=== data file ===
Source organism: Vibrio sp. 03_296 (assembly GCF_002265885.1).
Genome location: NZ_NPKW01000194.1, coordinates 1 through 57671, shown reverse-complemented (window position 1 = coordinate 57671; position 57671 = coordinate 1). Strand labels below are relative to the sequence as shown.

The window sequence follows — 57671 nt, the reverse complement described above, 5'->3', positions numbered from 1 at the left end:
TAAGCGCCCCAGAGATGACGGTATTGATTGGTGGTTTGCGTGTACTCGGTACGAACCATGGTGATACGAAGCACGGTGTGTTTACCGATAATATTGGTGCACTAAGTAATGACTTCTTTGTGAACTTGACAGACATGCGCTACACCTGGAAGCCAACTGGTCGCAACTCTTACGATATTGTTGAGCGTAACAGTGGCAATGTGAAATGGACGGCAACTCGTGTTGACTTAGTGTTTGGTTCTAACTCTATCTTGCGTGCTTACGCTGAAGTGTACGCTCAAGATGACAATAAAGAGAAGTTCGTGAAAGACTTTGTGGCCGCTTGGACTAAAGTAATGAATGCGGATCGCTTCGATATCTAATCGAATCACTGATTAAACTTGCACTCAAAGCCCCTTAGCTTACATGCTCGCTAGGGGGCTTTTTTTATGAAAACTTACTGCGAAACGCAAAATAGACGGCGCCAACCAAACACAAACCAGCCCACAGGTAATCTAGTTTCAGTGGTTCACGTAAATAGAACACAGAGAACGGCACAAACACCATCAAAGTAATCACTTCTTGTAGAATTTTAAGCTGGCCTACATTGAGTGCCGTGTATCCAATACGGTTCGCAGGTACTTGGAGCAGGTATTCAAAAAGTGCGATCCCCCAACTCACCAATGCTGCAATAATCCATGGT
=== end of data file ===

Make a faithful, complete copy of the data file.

Source organism: Vibrio sp. 03_296 (assembly GCF_002265885.1).
Genome location: NZ_NPKW01000194.1, coordinates 1 through 57671, shown reverse-complemented (window position 1 = coordinate 57671; position 57671 = coordinate 1). Strand labels below are relative to the sequence as shown.

The window sequence follows — 57671 nt, the reverse complement described above, 5'->3', positions numbered from 1 at the left end:
TAAGCGCCCCAGAGATGACGGTATTGATTGGTGGTTTGCGTGTACTCGGTACGAACCATGGTGATACGAAGCACGGTGTGTTTACCGATAATATTGGTGCACTAAGTAATGACTTCTTTGTGAACTTGACAGACATGCGCTACACCTGGAAGCCAACTGGTCGCAACTCTTACGATATTGTTGAGCGTAACAGTGGCAATGTGAAATGGACGGCAACTCGTGTTGACTTAGTGTTTGGTTCTAACTCTATCTTGCGTGCTTACGCTGAAGTGTACGCTCAAGATGACAATAAAGAGAAGTTCGTGAAAGACTTTGTGGCCGCTTGGACTAAAGTAATGAATGCGGATCGCTTCGATATCTAATCGAATCACTGATTAAACTTGCACTCAAAGCCCCTTAGCTTACATGCTCGCTAGGGGGCTTTTTTTATGAAAACTTACTGCGAAACGCAAAATAGACGGCGCCAACCAAACACAAACCAGCCCACAGGTAATCTAGTTTCAGTGGTTCACGTAAATAGAACACAGAGAACGGCACAAACACCATCAAAGTAATCACTTCTTGTAGAATTTTAAGCTGGCCTACATTGAGTGCCGTGTATCCAATACGGTTCGCAGGTACTTGGAGCAGGTATTCAAAAAGTGCGATCCCCCAACTCACCAATGCTGCAATAATCCATGGT